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Gender Bending Chemical in Illinois Drinking Water

By JoshMogerman in Miscellaneous on Apr 18, 2010 7:00PM

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Want to make people uncomfortable at your next dinner party of family gathering? Bring up endocrine disruptors, a class of chemicals that act much like human hormones that have been getting a lot of attention of late. There’s nothing like stories of chemically castrated frogs, eggs developing in testes, or baby bottles that slow development of reproductive parts to make every guy in the room cross his legs and change the topic of conversation.

But there has been more and more talk of the prevalence of endocrine disrupting chemicals in our water, just look at the excellent expose from Michael Hawthorne in today’s Tribune. The piece looks at growing concern over the health implications of atrazine, a pesticide that has become the most commonly detected chemical in American waterways (found in most streams and rivers in the U.S. and every watershed where the EPA has looked for it). And despite assertions from its Swiss manufacturers, a growing number of independent scientists are painting an alarming picture of a chemical that could have significant impacts on children’s developing nervous and reproductive systems. The impacts can be seen in wildlife too, including a highly publicized recent experiment in which male frogs, raised in atrazine-laced water, became female, eventually able to mate and breed with other males. Other studies have shown reduced testosterone production and the aforementioned eggs popping up in uncomfortable spots.

The Trib article highlights a number of downstate communities where atrazine levels in drinking water regularly spikes to 10 times the legal level of contamination around the spring corn-planting season. But because the EPA relies on an average contamination numbers for the entire year, the water is considered acceptable and residents are not told to purchase readily available filters for their protection---a significant problem from pregnant women and developing children. The Trib points to the problem with atrazine studies on humans in highlighting an Indiana University study that found increased prevalence of nine birth defects in babies whose time in utero corresponded with the spring planting season between April and July (though it should be pointed out that epidemiological tools cannot nail the atrazine connection completely without conducting experiments on humans).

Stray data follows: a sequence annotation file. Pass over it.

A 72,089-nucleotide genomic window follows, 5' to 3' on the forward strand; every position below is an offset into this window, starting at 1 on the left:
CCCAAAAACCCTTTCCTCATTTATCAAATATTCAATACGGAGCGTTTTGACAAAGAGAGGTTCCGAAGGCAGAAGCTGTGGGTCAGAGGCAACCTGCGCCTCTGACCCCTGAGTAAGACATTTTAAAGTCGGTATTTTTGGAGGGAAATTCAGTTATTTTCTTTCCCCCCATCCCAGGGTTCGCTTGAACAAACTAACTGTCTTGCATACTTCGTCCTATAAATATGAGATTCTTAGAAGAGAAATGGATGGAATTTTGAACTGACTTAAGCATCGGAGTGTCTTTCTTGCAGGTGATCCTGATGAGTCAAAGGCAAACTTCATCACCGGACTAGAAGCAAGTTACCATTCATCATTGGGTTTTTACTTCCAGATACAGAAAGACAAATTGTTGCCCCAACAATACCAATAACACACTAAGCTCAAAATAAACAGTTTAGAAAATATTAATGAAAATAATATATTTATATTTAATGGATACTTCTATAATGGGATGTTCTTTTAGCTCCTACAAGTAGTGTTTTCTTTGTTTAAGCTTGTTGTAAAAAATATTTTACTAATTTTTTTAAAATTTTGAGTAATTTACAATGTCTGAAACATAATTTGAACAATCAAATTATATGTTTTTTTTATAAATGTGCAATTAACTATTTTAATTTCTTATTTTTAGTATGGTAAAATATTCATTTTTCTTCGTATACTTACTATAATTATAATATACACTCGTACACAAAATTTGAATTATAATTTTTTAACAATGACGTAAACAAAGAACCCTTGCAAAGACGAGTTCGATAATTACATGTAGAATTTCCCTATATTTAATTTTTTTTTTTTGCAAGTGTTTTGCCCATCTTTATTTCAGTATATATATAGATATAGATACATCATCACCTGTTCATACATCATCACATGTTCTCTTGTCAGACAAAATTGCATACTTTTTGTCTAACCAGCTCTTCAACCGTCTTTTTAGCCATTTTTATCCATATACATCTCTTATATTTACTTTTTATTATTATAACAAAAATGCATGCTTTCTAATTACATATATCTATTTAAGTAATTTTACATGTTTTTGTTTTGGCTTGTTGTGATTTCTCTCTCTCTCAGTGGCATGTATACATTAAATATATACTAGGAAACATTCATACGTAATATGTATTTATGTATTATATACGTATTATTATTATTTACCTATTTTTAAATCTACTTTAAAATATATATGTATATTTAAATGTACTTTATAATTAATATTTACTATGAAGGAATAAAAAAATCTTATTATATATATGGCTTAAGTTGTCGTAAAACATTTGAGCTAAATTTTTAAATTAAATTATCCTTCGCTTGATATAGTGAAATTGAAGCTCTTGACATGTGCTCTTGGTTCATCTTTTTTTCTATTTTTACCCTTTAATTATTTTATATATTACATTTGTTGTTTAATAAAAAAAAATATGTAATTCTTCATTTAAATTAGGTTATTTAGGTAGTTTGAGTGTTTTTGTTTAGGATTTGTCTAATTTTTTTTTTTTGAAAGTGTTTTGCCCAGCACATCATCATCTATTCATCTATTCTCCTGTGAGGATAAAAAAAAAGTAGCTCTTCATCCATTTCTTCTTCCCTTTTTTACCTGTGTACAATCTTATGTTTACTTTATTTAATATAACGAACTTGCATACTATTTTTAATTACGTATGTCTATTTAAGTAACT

Today's article follows a number of other high profile reports on the chemical from the New York Times, Huffington Post’s new investigative fund, and an in-depth investigation from a well-known national green group.

While atrazine has not been found in Chicago water, the chemical is commonly used on farms around the collar suburbs and water has been contaminated throughout the Midwest. Other chemicals with similarly feminizing hormonal properties are also troublingly ubiquitous. Last year Alderman Flores introduced a ban on baby bottles containing Bisphenol A, or BPA, a chemical used to harden plastic that a growing font of research shows to be dangerous. It was unanimously passed last May. Similar gender-bending concerns have been raised about phthalates, another chemical common in plastic baby toys. A recent study found traces of the chemical in the urine of 80% of infants.

While discussions of endocrine disruptors like atrazine and BPA are uncomfortable, the Trib article points clearly to the need for more information on these troubling toxics. The Obama administration is re-evaluating atrazine in light of the new studies and calls have come from groups around the country for a ban on the weed killer similar the European Union’s or Chicago’s BPA ban.